Consultant: Consultants are responsible for bearing the cost of their work, including assistants and equipment. This financial independence is a defining characteristic of their role.

Employee: Employers bear the cost associated with the employee’s work, providing the necessary equipment and resources required for their roles.


The question of liability unveils the legal responsibilities associated with the actions of consultants and employees during their tenure.

Consultant: Consultants cannot hold clients responsible for third-party liabilities. Their contractual agreements define the extent of their responsibility.

Employee: Employers are liable for the actions of their employees during the course of employment. This liability is governed by employment laws and regulations.


The mode and structure of payment shed light on the financial aspects of consultants’ and employees’ professional lives.

Consultant: Consultants typically receive agreed lump sum payments for their services. Payment is invoiced after the completion of the specified service or project.

Employee: Employees receive regular remuneration, paid according to the regulations outlined in labor laws. This structured payment ensures financial stability for employees.


The entitlements and benefits associated with each role have significant implications for the overall well-being of professionals.

Consultant: Consultants are entitled to the agreed-upon payment for their services. However, they are not eligible for benefits under labor laws, such as provident fund, gratuity, leave, and insurance.

Employee: Employees, in addition to their regular remuneration, are entitled to various benefits under labor laws. These may include provident fund contributions, gratuity, leave entitlements, and insurance coverage.

Misconducts and Discipline

The approach to handling misconducts and disciplinary issues varies between consultants and employees.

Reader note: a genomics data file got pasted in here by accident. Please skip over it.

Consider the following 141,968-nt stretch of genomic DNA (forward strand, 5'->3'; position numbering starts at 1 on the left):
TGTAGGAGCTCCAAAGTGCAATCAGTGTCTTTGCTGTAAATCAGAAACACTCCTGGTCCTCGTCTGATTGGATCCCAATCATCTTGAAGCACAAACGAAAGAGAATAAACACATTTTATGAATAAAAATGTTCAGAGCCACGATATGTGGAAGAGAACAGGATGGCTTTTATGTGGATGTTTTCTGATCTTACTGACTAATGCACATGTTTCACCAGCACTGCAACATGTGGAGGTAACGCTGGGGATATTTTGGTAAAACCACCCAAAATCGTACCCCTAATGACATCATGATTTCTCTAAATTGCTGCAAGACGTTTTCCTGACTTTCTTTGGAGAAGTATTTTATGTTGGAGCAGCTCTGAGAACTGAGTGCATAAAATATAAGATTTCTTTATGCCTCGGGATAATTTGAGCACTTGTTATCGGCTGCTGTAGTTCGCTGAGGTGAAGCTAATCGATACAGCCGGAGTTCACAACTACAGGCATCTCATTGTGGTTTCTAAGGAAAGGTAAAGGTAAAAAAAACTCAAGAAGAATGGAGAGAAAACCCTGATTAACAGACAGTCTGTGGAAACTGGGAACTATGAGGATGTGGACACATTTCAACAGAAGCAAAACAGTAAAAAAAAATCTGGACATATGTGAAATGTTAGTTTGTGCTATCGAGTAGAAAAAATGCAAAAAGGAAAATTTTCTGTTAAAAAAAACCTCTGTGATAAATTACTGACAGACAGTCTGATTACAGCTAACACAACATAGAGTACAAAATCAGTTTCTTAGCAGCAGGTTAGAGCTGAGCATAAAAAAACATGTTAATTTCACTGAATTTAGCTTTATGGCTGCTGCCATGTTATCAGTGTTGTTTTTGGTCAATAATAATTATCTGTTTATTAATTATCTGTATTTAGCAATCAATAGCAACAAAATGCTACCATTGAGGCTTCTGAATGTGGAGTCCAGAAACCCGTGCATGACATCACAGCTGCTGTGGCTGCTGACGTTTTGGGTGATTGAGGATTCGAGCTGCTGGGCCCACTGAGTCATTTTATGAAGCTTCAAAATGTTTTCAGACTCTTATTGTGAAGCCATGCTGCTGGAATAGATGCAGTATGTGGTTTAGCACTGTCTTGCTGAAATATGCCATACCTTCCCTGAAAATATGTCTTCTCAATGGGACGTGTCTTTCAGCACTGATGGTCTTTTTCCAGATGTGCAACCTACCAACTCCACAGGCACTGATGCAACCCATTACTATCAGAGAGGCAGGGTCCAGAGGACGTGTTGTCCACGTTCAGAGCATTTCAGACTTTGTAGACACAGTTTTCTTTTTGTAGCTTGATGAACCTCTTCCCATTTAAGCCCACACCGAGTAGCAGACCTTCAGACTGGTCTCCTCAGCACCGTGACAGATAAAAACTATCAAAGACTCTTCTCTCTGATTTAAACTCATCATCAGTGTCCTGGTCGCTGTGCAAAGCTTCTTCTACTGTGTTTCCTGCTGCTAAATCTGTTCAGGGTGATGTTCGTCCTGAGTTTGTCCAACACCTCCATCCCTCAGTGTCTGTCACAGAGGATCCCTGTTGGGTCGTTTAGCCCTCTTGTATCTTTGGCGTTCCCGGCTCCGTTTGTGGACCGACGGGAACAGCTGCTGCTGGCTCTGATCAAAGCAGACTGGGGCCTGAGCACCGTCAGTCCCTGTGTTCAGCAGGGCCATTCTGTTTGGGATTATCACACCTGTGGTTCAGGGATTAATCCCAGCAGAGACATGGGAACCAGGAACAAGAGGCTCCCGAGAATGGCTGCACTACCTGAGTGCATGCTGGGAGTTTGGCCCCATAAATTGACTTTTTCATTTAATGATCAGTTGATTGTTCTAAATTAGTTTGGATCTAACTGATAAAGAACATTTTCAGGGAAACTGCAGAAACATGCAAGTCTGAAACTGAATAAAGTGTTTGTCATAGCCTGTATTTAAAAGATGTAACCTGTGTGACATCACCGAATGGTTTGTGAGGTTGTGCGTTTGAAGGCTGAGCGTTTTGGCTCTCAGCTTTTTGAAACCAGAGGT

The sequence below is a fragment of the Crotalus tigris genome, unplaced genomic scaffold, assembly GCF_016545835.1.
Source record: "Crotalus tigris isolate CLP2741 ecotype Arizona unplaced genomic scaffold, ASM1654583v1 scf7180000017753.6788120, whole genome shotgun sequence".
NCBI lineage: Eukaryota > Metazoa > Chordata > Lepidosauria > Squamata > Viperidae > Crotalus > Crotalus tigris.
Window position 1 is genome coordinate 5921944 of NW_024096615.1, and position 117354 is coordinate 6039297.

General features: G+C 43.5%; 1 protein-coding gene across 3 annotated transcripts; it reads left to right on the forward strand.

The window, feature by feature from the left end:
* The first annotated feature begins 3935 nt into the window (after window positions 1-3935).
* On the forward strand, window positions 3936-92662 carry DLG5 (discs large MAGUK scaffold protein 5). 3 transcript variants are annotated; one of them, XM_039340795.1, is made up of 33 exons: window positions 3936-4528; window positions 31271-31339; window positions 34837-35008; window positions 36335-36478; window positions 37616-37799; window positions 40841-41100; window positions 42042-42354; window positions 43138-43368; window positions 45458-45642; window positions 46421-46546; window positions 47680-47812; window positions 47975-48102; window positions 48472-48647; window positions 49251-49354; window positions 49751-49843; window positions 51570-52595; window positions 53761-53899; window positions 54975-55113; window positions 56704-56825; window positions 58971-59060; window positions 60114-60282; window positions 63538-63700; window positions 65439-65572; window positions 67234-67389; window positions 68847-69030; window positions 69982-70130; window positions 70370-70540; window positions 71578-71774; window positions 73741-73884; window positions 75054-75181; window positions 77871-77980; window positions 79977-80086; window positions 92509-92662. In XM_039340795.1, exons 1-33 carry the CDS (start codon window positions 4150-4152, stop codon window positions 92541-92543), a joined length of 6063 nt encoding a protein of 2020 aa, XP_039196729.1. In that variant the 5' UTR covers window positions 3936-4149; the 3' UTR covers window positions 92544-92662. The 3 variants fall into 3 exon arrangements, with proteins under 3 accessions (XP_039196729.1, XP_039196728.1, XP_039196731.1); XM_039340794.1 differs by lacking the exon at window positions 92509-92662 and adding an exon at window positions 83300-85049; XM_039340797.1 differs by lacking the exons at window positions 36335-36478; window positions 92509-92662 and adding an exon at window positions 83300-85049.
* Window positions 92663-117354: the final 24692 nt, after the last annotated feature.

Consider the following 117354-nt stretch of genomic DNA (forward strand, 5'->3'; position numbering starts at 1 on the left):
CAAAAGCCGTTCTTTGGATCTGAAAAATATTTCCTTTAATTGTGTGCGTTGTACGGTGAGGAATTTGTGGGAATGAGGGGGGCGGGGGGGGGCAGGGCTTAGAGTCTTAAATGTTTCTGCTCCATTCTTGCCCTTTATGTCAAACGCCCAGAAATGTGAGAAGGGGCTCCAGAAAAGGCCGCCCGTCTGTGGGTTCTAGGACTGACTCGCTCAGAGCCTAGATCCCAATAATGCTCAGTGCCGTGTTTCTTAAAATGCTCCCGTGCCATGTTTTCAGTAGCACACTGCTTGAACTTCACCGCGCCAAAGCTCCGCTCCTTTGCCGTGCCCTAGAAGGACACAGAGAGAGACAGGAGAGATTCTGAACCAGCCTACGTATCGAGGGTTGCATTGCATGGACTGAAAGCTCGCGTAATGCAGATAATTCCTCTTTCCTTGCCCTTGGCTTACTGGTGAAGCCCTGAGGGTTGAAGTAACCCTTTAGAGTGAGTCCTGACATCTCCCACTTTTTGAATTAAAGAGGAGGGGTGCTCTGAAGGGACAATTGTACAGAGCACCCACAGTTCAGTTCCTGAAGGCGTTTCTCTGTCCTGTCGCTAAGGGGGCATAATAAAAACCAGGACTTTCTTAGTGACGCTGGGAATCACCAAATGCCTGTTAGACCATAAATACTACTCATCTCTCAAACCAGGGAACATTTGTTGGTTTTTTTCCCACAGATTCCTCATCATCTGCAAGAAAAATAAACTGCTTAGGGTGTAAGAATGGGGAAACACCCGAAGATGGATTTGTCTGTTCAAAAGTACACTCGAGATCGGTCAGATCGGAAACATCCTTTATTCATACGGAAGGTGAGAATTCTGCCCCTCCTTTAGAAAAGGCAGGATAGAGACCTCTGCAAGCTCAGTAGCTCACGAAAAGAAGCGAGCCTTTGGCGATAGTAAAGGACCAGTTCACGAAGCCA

Consultant: Consultants are governed by contractual obligations, including compensation and termination clauses. Instances of misconduct are addressed within the framework of the contractual agreement.

Employee: Employees are subject to disciplinary actions as per labor laws in case of misconduct. The disciplinary process ensures fair treatment and adherence to legal standards.


Understanding the grounds and processes for termination is crucial for professionals in both roles.

Consultant: Termination of a consulting arrangement is guided by the terms specified in the contract. Attention is given to the interests of both parties to ensure a fair conclusion.

Employee: Termination of an employee is regulated by specific grounds outlined in labor laws. These grounds ensure job security for employees, preventing arbitrary terminations.

Tax Treatment

The tax implications associated with payments received by consultants and employees are essential considerations in their financial planning.

Consultant: Consultants may be subject to a 15% tax deduction at source on their payments. This deduction is made to fulfill tax obligations on the income earned through consulting services.

Employee: Employees also experience tax deduction at source as per the income tax regulations. This ensures compliance with tax obligations on their regular remuneration.


The distinctions between consultants and employees extend beyond surface-level differences, encompassing the very fabric of their professional engagements. Navigating these nuances is essential for both individuals seeking clarity on their roles and organizations looking to structure their workforce effectively. By understanding the unique characteristics of each role, professionals can make informed decisions, ensuring a harmonious and productive professional landscape.